This is it: your last chance. Ascari has one Ecosse left, in Burgundy with two-tone grey leather. Buy it and you join a fraternity of seventeen owners. Which means you'll spend a great deal of time answering the same question again and again: "What the Hell is that?" I recommend a single word answer: "fast". Oh yeah, the Ecosse is fast. A bit ragged around the edges, but fast. First, the ragged bit...
Picture the scene: I'm belting down the two-lane A350 in a jet-black Ecosse, wringing the life out of the car's mid-mounted V8. I'm on the wrong side of the road, passing a Volvo at "I've got far more important things to do than look at the speedometer" miles per hour. The Ecosse's power plant redlines at 7000 rpm. I'm in third gear, roaring through 6000. The engine is already stuttering like Michael Palin in A Fish Called Wanda as the rev limiter plays a deadly game of yes, no, yes, no. I'm heading straight for an articulated lorry.
At the same time, the Ecosse's agricultural ZF transmission is wrestling me for fourth gear. Finally, fortunately, I win. I change up and press the hyperspace pedal. A wave of mid-range torque catapults me past the Volvo. At well over 100, I ease the car back into the proper lane. Sorted! Or not. My ashen-faced passenger, Ascari Production Manager Tim Brady, points a wary finger at the roundabout 600 yards ahead. I stand on the brakes, which feel as wooden as Pinocchio. Still, they do the trick. Just. That was scary, I tell Tim. No, that's Ascari, he replies with a demonic grin.
In the Ecosse's defence, the black car was a well-abused press mule. Its semi-lethal truculence at the edge of the envelope can be forgiven as the inevitable result of ritual abuse. OK, the Ecosse isn't perfect. The Ford-derived power steering is as light as low-fat whipped cream and the gearbox as compliant as a Saddam Hussein. But the Ecosse feels as safe as a nuclear bunker at anything less than DEFCON 5. The AC keeps you cool, the VDO gauges are perfectly positioned, and the Recaro seats provide miles of painless motoring. Equally important, The Ecosse looks the part: a car whose wide stance and honed angles promise poise at ludicrous speeds. Tim says he watched a gawping motorcyclist stuff it into a parked car while checking out the Ecosse. Call me a sadist, but that sounds like fun.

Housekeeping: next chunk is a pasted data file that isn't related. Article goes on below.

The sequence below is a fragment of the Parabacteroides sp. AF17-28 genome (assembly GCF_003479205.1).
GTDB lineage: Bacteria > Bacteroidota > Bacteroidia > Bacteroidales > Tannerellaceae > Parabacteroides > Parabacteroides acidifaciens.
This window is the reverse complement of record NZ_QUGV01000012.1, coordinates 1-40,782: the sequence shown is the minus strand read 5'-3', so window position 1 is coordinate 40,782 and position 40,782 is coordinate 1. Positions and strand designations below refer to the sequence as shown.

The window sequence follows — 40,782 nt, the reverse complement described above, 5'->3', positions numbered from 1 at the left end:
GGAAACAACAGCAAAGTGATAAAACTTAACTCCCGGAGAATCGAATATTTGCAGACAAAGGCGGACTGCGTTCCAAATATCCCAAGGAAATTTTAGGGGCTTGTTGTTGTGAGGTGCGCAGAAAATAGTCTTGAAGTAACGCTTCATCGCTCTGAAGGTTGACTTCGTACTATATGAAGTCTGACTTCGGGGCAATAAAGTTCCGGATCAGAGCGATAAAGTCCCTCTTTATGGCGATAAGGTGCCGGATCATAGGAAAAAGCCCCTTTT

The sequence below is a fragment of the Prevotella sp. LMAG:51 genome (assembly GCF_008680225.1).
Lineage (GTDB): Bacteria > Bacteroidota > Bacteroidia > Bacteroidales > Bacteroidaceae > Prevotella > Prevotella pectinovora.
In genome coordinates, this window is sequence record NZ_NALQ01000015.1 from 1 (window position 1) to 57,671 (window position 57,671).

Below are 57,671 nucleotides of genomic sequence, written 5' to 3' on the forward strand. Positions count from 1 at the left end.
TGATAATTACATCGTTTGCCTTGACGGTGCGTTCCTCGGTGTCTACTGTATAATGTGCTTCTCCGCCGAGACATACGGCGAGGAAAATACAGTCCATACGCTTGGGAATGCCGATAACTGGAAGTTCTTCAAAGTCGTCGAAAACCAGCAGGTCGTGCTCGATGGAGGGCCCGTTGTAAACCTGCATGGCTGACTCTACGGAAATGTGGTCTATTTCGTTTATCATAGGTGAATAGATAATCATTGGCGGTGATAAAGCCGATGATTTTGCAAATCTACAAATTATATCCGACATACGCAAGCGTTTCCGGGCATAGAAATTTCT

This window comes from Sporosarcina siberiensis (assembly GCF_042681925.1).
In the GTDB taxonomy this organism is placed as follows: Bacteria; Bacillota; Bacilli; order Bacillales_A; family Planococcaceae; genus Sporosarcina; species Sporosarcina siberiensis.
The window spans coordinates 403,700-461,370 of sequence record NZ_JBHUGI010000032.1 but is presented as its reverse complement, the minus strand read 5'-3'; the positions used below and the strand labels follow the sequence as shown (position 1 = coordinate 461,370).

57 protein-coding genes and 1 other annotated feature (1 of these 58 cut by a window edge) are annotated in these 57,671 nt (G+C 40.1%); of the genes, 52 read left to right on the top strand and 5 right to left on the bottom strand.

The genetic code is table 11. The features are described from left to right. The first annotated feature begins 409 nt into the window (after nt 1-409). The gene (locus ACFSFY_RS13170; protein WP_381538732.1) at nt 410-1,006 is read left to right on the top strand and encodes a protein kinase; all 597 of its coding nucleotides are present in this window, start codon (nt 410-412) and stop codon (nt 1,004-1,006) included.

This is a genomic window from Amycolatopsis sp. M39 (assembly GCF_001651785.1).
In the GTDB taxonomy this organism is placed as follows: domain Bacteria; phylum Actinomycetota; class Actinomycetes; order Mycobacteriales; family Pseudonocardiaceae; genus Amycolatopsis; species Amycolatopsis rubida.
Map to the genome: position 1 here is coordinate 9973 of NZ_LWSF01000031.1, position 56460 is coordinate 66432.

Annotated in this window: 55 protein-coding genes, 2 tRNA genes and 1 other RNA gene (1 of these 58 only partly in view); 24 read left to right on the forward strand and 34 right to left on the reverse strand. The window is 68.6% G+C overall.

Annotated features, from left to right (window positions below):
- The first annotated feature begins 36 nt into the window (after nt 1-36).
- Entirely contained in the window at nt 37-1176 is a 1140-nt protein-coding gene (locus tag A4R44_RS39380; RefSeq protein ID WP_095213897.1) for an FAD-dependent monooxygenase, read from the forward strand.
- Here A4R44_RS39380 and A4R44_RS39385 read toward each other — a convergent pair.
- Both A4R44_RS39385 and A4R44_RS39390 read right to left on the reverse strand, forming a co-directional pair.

In fact, the Ecosse is so much fun I'm happy to accept Tim's assurances that the engine just needed a good tune-up, and later gearboxes are more cooperative. The Ecosse's basics are beyond reproach. A lightweight space frame chassis mated to a de-tuned racing suspension and 18" Pirellis creates a perfect blend of balance and controllability. Despite the recalcitrant gearbox and dodgy brakes, Black Beauty soon becomes a faithful friend. Ten minutes after my "moment", I was powering down Dorset's tree-lined avenues, snaking around winding country roads, leaping up and over single-lane bridges, and blasting past slow-moving traffic (i.e. everything else on the road). I felt like a teenager with his third girlfriend: ready, willing and able to play.
The Ecosse's BMW engine is the key to its appeal. Anyone who's driven a modern BMW V8 knows the unit's power delivery is creamier than cream and as reliable as a Swiss train schedule. Ascari asked German tuners Hartge to build on those virtues, and build they did. (Those of you of a technically nervous disposition may wish to skip to the next paragraph.) They increased the engine's capacity from 4.4 to 5 litres, changed the camshaft profiles and developed a bespoke computerized management system. We're talking power, and power to weight: 400bhp at 6100 rpm, 327bhp per ton. We're talking performance: 0 - 60 in 4.1 seconds, 50 - 70 in just 2.3, and a top speed of 200 miles per hour. Again, the word "fast" sums it up.
But wait, there's more! Imagine that great big BMW lump a few inches behind your head, blowing through the downpipe into a ceramic-wrapped, twin exhaust. To change the engine's deep-throated bellow into a mind-blowing roar, and create warp speed shove, just flex your right foot. The resulting sound and fury place this car in the upper reaches of the Ferrari firmament, where driving becomes more addictive than cocaine. On the rare occasions when there wasn't room to pass, I slowed right down, let the traffic ahead move away, then floored it-just to get another hit.
Actually, the Ecosse may well be better than one of Maranello's mean machines. In certain circles, Ferrari's are considered "crass"-in a mid-life crisis kind of way. The Ecosse is a rarer and finer bird. More importantly, the Ecosse doesn't break. With proper care at a reasonably brave BMW dealer, the engine will take a kicking and keep on ticking. The rest of the parts - air conditioning, window wipers, door handles, etc.- were chosen and assembled to maximize reliability. The fact that the thrashed press car still works well and feels tight is reasonable proof that a pampered Ecosse should last longer than the vast majority of exotics. But why pamper it? On road or track, this car will take everything you give it and come back for more.
The last remaining Ecosse will set you back £89k, down from £96,500. A bit of a bargain really. Of course, you could wait until mid-2002 for Ascari's stunning new KZ1. But I have a sneaking suspicion that you - and you know who you are - can't. The kind of person who'd want a KZ1 believes that anything worth having is worth having now. One drive in an Ecosse, and you know that's right.